Tag Archives: Hugh Laurie

No blog. Car wreck. Sorry.

Normally,  I sit here merrily drinking coffee, eating cake, carping about US TV shows, and loving it. This morning I can’t. 

Yesterday some freak totaled my car on the freeway. I walked away shaken and dazed but unhurt for the most part, which was lucky. It means, though, that I have to spend the morning attending to more boring matters.

If you’re new here, welcome. Sorry our relationship’s beginning on such a sour note. But hey, we’re adults, we’ll push past this. In the meantime, why not take a look at a few of the previous entries, written in more innocent times?

The blog will return Monday.  

Oh, and in the time-honored tradition of this page: Rachel Bilson, Hayden Christensen, Hugh Laurie, and American Idol.

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Goodbye, brain-paralyzing garbage, we’ll miss you.

I read over the weekend that the upcoming season of the worst and possibly fakest reality show ever, The Hills, will be the last.

It’s okay, you can stop cheering now.

Not that I tune in to The Hills myself or anything. I can’t, unfortunately – I made a deal with MTV: “You continue to make this absurd, atrocious, vacuous rubbish, and market it under the guise of quality entertainment, and I won’t watch it.”

We’ve both stuck to our side of the bargain so far and it’s worked pretty well.

So, while “the kids” in America have remained oddly involved for five seasons with the flatlining intellectual world of Lauren Conrad and her fashion friends at Teen Vogue in Los Angeles, California, I’ve had to find other things to do. As a result, my life putters ahead quite adequately without  understanding to any great degree who Lauren and Heidi and Lo and Audrina and Spencer are, or what their lives are about, or why anyone would think it a good idea to give such apparently hollow shells a TV series in the first place.

Then I got the good news – I’m going to be spared the effort of ever finding out. The fifth season will be the last. Ratings are not as good as they were – fans are becoming less fannier and tuning out; Lauren, the lynchpin of the whole thing, is leaving the show; and the producers are pulling the plug.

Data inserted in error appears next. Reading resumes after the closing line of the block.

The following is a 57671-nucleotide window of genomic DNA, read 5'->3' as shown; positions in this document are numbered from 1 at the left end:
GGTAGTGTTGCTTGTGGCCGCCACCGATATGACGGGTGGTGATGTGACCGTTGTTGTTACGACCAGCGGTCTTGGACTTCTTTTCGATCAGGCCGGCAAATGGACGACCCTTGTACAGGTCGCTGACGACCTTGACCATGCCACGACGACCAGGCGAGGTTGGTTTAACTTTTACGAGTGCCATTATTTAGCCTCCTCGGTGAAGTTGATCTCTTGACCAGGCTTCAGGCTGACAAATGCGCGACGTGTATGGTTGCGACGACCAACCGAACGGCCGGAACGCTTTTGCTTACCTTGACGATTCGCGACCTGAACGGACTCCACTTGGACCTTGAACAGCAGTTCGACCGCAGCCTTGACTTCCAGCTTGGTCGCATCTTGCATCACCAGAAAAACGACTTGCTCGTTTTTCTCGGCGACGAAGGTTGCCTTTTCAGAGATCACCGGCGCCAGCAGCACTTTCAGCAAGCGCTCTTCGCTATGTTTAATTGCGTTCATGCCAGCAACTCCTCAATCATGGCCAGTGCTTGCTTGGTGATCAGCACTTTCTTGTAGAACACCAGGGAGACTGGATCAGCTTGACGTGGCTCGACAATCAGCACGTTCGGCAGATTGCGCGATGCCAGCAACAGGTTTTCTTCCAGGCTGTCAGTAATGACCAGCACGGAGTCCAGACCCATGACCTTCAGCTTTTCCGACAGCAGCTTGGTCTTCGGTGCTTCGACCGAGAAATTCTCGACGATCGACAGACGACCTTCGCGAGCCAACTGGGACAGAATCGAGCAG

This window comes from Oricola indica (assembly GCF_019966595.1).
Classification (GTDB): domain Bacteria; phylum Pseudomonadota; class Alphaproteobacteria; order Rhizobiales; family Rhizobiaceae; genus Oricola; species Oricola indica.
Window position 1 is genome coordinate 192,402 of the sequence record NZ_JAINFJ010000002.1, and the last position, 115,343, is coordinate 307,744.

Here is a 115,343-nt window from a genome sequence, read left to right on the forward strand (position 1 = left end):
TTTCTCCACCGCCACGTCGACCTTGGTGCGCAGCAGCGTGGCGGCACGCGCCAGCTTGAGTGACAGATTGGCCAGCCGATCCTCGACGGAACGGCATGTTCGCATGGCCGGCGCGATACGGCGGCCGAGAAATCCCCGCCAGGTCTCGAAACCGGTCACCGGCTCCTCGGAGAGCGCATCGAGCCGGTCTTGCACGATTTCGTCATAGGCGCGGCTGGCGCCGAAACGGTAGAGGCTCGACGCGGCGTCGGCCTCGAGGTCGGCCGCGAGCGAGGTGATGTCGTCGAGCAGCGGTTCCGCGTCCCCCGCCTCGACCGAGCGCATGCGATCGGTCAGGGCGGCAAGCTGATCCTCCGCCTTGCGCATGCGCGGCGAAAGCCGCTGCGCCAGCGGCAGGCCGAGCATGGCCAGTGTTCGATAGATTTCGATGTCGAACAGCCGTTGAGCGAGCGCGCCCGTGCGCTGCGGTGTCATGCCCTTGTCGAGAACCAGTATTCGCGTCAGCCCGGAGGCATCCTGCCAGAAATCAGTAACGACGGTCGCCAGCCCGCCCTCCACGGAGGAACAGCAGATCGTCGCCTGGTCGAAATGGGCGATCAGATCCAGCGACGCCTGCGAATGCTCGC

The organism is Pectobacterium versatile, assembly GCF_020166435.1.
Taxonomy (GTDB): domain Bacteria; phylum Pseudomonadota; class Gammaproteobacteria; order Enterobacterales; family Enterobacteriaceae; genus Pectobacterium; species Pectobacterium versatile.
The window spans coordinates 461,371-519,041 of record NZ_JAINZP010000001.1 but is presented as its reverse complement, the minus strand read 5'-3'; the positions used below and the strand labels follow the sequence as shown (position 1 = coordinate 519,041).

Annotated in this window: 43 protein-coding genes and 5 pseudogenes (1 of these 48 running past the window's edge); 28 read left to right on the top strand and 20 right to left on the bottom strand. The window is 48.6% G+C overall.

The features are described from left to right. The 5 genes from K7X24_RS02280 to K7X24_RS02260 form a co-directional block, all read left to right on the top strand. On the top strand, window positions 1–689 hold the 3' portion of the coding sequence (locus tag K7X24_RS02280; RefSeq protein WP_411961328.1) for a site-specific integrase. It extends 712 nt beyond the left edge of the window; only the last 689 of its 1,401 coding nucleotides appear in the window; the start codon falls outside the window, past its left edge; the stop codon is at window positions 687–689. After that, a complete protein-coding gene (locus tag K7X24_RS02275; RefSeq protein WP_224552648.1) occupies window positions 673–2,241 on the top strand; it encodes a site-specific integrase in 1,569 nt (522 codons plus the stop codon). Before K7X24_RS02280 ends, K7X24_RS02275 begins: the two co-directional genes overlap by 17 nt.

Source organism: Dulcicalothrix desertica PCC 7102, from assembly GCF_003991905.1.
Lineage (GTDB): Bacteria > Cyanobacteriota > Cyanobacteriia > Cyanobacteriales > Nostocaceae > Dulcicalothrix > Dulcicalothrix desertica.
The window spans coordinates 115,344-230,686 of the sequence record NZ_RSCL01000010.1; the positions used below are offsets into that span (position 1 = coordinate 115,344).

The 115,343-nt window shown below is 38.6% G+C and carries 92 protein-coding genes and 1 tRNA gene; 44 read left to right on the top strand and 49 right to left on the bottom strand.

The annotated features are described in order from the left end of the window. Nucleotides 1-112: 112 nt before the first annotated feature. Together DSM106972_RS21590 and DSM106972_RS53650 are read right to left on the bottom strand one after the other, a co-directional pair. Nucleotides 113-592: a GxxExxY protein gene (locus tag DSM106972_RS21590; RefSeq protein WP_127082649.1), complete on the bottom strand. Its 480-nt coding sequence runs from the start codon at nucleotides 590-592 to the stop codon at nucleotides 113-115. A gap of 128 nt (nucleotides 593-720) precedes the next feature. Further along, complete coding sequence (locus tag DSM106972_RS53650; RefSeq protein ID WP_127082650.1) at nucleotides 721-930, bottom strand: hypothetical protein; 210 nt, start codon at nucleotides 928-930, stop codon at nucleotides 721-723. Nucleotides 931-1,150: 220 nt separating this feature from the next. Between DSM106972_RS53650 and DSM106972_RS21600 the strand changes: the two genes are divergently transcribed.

Of course, there’ll always be an audience for bland nonsense like this, and something else just as bad will leap up soon to take its place, I’m sure. Cuz here’s the truth. Due to:

a) an underfunded school system that emphasizes individuality and being the best you can be, but without specifying what at; and which lets pupils emerge at the end claiming to have an education, even though they can’t spell or talk coherently or add up numbers or point to Europe on a map; and

b) a society morally and intellectually on the ropes, where too many kids believe that, if the whole studying thing doesn’t work out, they can always become rappers or TV stars…

a large part of today’s youth audience remains hardcore dim. They’ll happily sit for hours in front of the television watching tanned morons stare blankly at each other as they struggle to form complete sentences, then they’ll go out and, like the robots they are, mechanically buy without question all the products and silly fads and services that greedy networks promote in the commercial breaks, knowing their audience is not smart enough to figure out that they’re being manipulated.

Actually, I had the privilege of eavesdropping on a group of teens in Starbucks yesterday. Drawing inspiration from The Hills, no doubt, their conversation was a series of blank thoughts and long gaps connected with ten million combinations of ‘totally’ and ‘like’ and “so I go, ‘you’re kidding me’ and he goes ‘no’ and I go ‘what the hell? I mean, dude, come on, like, chill, alright?’ Y’know what I’m saying?”

And the other kids nodded. They knew exactly what he was saying. Because he was saying nothing. Which was about all they could handle.